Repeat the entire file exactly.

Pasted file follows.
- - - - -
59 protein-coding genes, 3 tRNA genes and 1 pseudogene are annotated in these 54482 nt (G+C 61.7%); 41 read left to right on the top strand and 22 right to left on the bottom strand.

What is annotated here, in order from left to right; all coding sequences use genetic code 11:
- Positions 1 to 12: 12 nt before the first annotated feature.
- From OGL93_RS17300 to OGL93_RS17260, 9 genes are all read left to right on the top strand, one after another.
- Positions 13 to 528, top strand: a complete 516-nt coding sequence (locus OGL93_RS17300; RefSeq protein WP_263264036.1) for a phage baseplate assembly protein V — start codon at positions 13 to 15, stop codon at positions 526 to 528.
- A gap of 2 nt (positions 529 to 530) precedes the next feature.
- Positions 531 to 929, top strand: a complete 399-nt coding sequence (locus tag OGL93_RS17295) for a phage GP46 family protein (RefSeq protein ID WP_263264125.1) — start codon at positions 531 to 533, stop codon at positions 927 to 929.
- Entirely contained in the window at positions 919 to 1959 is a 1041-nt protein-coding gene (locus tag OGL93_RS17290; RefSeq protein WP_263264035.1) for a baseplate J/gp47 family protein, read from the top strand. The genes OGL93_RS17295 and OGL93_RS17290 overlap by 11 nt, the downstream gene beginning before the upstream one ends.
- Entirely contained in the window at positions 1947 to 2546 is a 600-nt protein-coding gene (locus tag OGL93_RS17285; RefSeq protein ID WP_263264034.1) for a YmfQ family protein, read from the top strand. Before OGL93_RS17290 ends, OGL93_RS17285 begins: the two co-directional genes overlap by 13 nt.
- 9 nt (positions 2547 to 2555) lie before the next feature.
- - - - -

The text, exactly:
59 protein-coding genes, 3 tRNA genes and 1 pseudogene are annotated in these 54482 nt (G+C 61.7%); 41 read left to right on the top strand and 22 right to left on the bottom strand.

What is annotated here, in order from left to right; all coding sequences use genetic code 11:
- Positions 1 to 12: 12 nt before the first annotated feature.
- From OGL93_RS17300 to OGL93_RS17260, 9 genes are all read left to right on the top strand, one after another.
- Positions 13 to 528, top strand: a complete 516-nt coding sequence (locus OGL93_RS17300; RefSeq protein WP_263264036.1) for a phage baseplate assembly protein V — start codon at positions 13 to 15, stop codon at positions 526 to 528.
- A gap of 2 nt (positions 529 to 530) precedes the next feature.
- Positions 531 to 929, top strand: a complete 399-nt coding sequence (locus tag OGL93_RS17295) for a phage GP46 family protein (RefSeq protein ID WP_263264125.1) — start codon at positions 531 to 533, stop codon at positions 927 to 929.
- Entirely contained in the window at positions 919 to 1959 is a 1041-nt protein-coding gene (locus tag OGL93_RS17290; RefSeq protein WP_263264035.1) for a baseplate J/gp47 family protein, read from the top strand. The genes OGL93_RS17295 and OGL93_RS17290 overlap by 11 nt, the downstream gene beginning before the upstream one ends.
- Entirely contained in the window at positions 1947 to 2546 is a 600-nt protein-coding gene (locus tag OGL93_RS17285; RefSeq protein ID WP_263264034.1) for a YmfQ family protein, read from the top strand. Before OGL93_RS17290 ends, OGL93_RS17285 begins: the two co-directional genes overlap by 13 nt.
- 9 nt (positions 2547 to 2555) lie before the next feature.